Author Sarah Ban Breathnach’s said “The world needs dreamers and the world needs doers. But above all, the world needs dreamers who do” This aptly sums up the essence of an intrapreneur. They are people who can operate at both ends of the spectrum – dreaming and doing. That means that they can conceive and birth creative ideas as well as action and implement them to bring them to fruition.
Intrapreneurs are usually easy to spot. They usually come to the attention of others because of the initiative, motivation, energy and creativity they demonstrate in their work. (And also outside of work. It is not unusual for intrapreneurs to also have start-up type activities, ‘side hustles’ or social intrapreneurial projects bubbling away from home.) In team meetings, they will be the ones with the alternative viewpoints, asking lots of questions. Intrapreneurs thrive on growth projects and stretch development.
They are resourceful employees who have a growth mindset, who are prepared to do things differently, take some calculated risks and bring a great deal of energy, commitment and passion to their work.
What To Do Once You’ve Spotted Them.
Empower and enable them through training, time and resources to not only create original ideas but also see them through to the prototyping and implementation.
Give them the opportunity to learn new skills in the work environment. DreamWorks Animation, the company behind Kung fu panda, How to train your dragon and Madagascar, offers their employees free classes, from script development to pitching, and then puts them in front of the company’s real executive team who will listen to their ideas and – should they be of the requisite standard – puts them into development!
Google gave their entire workforce the chance to be intrapreneurs when they introduced their famous 20 per cent time. They don’t do it now but when it was first introduced in 2004, it was responsible for a slew of innovations.
Identify intrapreneurs early in their career and give them a diversity of experiences and some good oversight or mentoring. This can have a catalytic effect on their performance, career development and ultimately their long-term contribution not just to the organisation but potentially to society at large as the following story illustrates.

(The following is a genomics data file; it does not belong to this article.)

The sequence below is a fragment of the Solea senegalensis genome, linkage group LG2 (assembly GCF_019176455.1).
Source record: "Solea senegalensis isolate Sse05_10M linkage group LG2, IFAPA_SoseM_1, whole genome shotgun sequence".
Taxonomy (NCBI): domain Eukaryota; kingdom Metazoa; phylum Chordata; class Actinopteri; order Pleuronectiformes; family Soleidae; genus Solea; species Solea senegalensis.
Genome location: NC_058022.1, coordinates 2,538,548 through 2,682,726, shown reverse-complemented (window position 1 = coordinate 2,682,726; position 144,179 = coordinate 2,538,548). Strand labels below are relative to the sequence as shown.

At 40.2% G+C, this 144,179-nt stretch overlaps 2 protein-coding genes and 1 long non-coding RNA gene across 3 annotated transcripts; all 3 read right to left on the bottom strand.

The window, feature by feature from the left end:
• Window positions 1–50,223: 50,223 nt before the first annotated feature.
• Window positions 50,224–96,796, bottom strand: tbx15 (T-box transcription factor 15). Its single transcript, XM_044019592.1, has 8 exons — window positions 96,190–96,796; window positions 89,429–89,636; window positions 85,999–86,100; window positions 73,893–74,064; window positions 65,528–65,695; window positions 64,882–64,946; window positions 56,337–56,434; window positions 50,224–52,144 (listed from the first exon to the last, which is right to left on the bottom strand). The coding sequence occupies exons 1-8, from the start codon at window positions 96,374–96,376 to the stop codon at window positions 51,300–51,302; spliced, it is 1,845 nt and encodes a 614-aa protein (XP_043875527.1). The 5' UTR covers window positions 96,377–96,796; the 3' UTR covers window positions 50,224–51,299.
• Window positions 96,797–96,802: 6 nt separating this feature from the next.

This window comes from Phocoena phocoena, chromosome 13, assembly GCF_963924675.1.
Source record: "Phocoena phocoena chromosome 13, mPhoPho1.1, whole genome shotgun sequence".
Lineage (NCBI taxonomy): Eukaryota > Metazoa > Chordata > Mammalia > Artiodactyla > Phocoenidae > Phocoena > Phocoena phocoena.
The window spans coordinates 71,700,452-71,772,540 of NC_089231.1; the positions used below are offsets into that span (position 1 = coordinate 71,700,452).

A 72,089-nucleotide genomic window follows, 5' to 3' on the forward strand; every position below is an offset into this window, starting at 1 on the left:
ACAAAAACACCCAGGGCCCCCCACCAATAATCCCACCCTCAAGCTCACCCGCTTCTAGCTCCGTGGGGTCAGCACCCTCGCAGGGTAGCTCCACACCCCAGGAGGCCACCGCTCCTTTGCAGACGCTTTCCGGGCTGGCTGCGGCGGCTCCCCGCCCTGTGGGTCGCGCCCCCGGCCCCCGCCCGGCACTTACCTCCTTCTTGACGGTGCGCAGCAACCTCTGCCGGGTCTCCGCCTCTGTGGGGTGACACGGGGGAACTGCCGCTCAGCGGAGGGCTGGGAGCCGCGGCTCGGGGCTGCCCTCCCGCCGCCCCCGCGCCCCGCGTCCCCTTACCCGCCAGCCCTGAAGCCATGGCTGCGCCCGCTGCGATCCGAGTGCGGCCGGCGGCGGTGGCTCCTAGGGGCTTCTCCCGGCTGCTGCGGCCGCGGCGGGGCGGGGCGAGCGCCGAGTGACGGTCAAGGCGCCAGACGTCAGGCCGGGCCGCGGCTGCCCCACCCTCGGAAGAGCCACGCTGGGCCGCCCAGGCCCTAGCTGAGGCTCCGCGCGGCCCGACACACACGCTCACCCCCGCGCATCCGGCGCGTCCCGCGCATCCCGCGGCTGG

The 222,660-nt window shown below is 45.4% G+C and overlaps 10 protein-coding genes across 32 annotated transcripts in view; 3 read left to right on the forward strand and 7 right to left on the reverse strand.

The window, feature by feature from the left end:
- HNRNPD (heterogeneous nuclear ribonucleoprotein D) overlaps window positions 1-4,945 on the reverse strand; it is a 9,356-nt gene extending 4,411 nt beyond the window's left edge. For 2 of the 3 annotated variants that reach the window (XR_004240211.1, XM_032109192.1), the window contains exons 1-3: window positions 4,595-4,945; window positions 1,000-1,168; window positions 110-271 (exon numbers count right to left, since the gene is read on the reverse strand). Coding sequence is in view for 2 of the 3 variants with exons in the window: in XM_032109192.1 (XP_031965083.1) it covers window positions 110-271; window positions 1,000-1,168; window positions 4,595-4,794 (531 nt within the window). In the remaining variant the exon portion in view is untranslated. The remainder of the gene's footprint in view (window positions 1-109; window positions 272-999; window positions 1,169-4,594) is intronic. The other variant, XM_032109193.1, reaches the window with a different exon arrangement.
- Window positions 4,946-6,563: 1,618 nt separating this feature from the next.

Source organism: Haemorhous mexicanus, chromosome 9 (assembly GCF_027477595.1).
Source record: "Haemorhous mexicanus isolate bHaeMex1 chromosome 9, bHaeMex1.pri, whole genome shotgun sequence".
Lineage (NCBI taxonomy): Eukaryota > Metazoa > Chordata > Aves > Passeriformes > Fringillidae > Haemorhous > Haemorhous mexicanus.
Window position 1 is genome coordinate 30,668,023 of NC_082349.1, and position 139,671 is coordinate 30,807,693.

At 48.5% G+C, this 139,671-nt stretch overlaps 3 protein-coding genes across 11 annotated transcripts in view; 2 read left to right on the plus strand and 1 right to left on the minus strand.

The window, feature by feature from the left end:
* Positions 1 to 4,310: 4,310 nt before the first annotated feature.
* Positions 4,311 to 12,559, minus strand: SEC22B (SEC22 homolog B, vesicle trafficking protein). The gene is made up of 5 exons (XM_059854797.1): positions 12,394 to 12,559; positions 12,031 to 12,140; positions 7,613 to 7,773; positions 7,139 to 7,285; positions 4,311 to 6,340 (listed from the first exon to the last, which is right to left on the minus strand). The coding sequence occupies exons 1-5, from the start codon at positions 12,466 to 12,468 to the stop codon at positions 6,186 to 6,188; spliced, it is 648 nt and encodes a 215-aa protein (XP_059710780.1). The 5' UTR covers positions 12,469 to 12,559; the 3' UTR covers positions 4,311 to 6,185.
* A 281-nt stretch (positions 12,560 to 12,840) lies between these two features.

The Story Of Claude Blanchet
Claude Blanchet became the first Director General of the Société de développement des coopératives du Québec, the Cooperative Development Corporation, demonstrates this.
Fresh out of an MBA, he worked at a company called Campeau Construction Co. in Ottawa, Canada, which was itself run by a successful young entrepreneur called Robert Campeau. The company had blossomed to such an extent that Campeau himself had achieved millionaire status by the time he was 30 years of age. Campeau recognised Claude Blanchet’s potential and gave him several positions in different departments of the firm to become familiar with its operations. He was then appointed manager of the International Division. Campeau Corporation had subsidiaries and representatives throughout the world, and Claude spent a full year travelling the globe to learn how the firm operated abroad. He developed his intrapreneurial skills through involvement in various innovation projects in several European countries, including Britain, France and Sweden.
Claude benefited enormously from the flexibility, responsibility and leeway he was given but most of all from his mentor’s experience. About that he says that the most important thing he learned from Campeau was how to turn a dream into reality. ‘Society isn’t set in stone. If you use your intelligence, imagination, energy and willpower, you can make an impact. I really learned a lot about leadership. If you want something enough, you can change the world and the course of history.’
He took what he learned at Campeau, one of the most dynamic property development companies in Canada which had given him global experience and turned his considerable talents to social entrepreneurship to help create an ambitious vision for the future of Quebec. He became the President and CEO of The General Investment Corporation of Quebec and was able to revitalise the corporation to the extent that it became the lever that made possible the development of many other sectors of the economy, and he ultimately became the first Director General of the Cooperative Development Corporation.
When you invest in developing your intrapreneurs you never know how far the ripples can spread.
 Louis Jacques, F., & Mircea-Gabriel, C. (2012). Claude Blanchet, entrepreneur, intrapreneur and public sector manager: Supporting the development of Québec. Journal of Enterprising Communities: People and Places in the Global Economy, 6(4), 369–382.